With the price of Bitcoin increasing more than 1oo percent this year, and the price of altcoins like Ethereum and Monero even outperforming Bitcoin, 2016 was a good year for cryptocurrencies in general. Let’s have a look at how we got here!
This annual roundup will be counting down a top-10 of the most talked about cryptocurrency-related stories of the last year.
#10 The resolution of the Bitcoin experiment
The year started with former Bitcoin developer Mike Hearn dropping a bombshell in January, as he announced that he would leave the open-source Bitcoin project and had sold all of his remaining BTC. In his emotional blog post Hearn concluded that “Bitcoin had failed” and that “it had failed because the community had failed”. Censorship, hash power centralization and Bitcoin reaching the limits of its transaction capacity pushed Hearn to his decision to walk away. Hearn even referred to Satoshi Nakamoto, as he wrote “I’ve moved on to other things” in his closing paragraph. Hearn continued to work for startup R3, leading a consortium of the world’s largest financial institutions in exploring blockchain technology. Of course, it wasn’t the first time Bitcoin was declared dead, but it doesn’t often result in Bitcoin losing more than 10 percent of its value. Even so, Bitcoin recovered during the year, and Mike Hearn could have doubled his many if he hadn’t sold at this time.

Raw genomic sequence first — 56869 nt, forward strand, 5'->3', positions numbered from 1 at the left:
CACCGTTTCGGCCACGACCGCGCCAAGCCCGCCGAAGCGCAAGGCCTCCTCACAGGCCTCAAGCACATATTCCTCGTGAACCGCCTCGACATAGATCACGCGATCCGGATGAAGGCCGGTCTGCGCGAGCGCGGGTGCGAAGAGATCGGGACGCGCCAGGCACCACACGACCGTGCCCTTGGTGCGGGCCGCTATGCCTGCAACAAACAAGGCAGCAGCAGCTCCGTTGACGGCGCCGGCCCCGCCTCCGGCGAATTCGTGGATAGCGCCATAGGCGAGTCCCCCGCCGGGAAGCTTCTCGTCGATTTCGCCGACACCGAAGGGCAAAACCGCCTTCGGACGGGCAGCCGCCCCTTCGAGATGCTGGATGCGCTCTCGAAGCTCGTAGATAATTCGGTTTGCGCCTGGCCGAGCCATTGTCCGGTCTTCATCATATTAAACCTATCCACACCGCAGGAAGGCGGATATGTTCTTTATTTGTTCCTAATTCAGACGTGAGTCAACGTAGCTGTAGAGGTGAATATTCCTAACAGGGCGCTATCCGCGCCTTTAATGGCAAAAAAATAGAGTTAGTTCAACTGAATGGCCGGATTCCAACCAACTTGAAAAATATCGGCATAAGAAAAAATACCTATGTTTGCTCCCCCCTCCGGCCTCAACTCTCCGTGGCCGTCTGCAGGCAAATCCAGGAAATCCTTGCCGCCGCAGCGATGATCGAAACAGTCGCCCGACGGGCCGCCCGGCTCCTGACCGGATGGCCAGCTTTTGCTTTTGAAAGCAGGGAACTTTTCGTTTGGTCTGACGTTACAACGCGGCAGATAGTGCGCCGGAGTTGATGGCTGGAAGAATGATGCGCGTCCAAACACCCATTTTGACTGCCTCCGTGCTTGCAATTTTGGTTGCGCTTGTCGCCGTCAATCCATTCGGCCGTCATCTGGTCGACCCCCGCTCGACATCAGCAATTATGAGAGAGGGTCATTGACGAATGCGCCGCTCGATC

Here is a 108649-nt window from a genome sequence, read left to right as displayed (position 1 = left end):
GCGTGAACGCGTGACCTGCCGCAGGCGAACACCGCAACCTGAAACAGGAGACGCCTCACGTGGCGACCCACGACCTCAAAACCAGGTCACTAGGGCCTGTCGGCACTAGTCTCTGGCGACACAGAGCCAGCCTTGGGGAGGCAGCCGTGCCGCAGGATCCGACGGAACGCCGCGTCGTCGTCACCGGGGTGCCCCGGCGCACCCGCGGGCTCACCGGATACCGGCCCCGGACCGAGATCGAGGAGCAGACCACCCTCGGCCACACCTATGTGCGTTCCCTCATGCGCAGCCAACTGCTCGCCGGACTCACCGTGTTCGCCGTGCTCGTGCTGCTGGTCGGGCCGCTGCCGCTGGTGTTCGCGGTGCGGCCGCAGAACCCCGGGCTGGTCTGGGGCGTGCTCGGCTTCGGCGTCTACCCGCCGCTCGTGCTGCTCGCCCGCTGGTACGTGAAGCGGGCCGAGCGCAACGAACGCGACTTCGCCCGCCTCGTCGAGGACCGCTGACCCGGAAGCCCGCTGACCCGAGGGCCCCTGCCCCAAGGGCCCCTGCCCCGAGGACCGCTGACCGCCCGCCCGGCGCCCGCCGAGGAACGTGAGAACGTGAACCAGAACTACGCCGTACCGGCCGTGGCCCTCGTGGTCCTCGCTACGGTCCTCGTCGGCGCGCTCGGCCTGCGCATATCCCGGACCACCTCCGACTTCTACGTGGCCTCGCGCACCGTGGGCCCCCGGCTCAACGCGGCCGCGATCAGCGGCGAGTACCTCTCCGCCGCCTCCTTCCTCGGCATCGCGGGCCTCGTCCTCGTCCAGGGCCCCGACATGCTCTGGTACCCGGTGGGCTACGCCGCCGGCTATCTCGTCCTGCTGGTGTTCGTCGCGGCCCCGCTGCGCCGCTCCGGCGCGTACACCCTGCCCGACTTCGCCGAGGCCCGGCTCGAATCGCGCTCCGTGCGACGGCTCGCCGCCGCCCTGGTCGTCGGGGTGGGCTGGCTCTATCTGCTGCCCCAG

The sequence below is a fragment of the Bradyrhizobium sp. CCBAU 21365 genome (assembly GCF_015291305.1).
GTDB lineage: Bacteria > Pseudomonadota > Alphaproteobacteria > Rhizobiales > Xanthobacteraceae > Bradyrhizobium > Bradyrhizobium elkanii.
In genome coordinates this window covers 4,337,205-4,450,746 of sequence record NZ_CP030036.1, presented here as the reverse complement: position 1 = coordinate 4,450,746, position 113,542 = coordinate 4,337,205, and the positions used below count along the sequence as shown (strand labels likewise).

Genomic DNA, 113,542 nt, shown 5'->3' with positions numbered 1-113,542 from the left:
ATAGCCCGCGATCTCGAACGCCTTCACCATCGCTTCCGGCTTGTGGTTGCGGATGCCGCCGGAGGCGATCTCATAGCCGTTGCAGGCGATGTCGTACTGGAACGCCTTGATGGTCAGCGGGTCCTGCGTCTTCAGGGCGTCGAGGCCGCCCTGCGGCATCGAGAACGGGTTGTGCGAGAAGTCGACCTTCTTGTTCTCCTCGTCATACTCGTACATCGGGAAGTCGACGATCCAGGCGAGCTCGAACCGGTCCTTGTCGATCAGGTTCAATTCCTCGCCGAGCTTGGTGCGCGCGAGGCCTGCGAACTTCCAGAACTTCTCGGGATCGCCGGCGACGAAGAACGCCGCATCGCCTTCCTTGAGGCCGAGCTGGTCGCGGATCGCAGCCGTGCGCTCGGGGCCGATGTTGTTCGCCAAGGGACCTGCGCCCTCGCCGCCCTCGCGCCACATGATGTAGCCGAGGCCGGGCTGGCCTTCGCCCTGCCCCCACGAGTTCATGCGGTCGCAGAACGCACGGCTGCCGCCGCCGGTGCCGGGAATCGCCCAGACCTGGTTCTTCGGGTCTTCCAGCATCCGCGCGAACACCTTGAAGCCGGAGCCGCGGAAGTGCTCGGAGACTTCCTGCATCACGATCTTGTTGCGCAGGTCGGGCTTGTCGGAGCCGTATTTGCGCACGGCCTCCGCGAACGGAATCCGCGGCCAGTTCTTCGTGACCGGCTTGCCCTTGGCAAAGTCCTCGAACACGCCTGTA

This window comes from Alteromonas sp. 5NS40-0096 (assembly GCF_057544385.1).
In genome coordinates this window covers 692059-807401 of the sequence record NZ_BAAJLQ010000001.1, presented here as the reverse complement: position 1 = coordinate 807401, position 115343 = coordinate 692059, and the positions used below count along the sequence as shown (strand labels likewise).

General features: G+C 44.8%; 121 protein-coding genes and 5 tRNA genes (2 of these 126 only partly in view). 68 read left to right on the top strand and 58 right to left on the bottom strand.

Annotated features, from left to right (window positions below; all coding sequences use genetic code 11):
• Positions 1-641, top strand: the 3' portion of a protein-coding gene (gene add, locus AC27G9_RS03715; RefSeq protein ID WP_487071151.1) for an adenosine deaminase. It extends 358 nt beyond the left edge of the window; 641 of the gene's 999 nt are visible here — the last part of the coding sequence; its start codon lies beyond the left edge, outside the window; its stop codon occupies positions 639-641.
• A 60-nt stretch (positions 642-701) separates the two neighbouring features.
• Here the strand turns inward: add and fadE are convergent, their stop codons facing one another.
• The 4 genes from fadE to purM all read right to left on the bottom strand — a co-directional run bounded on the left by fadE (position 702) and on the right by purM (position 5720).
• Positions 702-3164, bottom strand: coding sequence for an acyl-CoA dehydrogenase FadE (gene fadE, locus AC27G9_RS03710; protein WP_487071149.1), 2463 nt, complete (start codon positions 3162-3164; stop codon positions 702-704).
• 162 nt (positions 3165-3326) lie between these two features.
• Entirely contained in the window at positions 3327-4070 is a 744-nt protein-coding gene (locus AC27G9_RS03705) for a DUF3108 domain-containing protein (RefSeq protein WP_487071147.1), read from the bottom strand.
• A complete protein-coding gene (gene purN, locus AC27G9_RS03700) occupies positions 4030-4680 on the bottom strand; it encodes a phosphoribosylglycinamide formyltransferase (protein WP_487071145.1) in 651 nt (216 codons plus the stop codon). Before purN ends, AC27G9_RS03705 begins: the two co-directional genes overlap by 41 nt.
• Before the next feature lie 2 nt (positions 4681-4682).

#9 R3 releases Corda…
The R3 blockchain consortium, grown to an impressive collective of roughly 70 banks and financial institutions during the year, released the open-source Corda platform in November. The website Corda described corda as: “a distributed ledger platform designed to record, manage and automate legal agreements between business partners. Designed by (and for) the world’s largest financial institutions, it offers a unique response to the privacy and scalability challenges facing decentralized applications.” The platform received mixed responses, and Bitcoin Core developer Peter Todd even said the platform looked like “Bitcoin without blockchain”. Nevertheless, the release marked a milestone for distributed ledger technology in the financial sector.
#8 … and falls apart
Soon after the release of the Corda platform several members decided to depart R3. Goldman Sachs, one of the founders of the consortium, was one of the first to leave. Spanish banking group Banco Santander soon followed, and Morgan Stanley too quitted the group. According to Nick Weisfeld, Data Practice Head and Blockchain Specialist at GFT: “These departures showed that there is a real question over the value being generated by R3, and an even bigger question over their ability to commercialize.” What this will eventually mean for the biggest consortium in financial history remains to be seen.
#7 Craig Wright is(n’t) Satoshi Nakamoto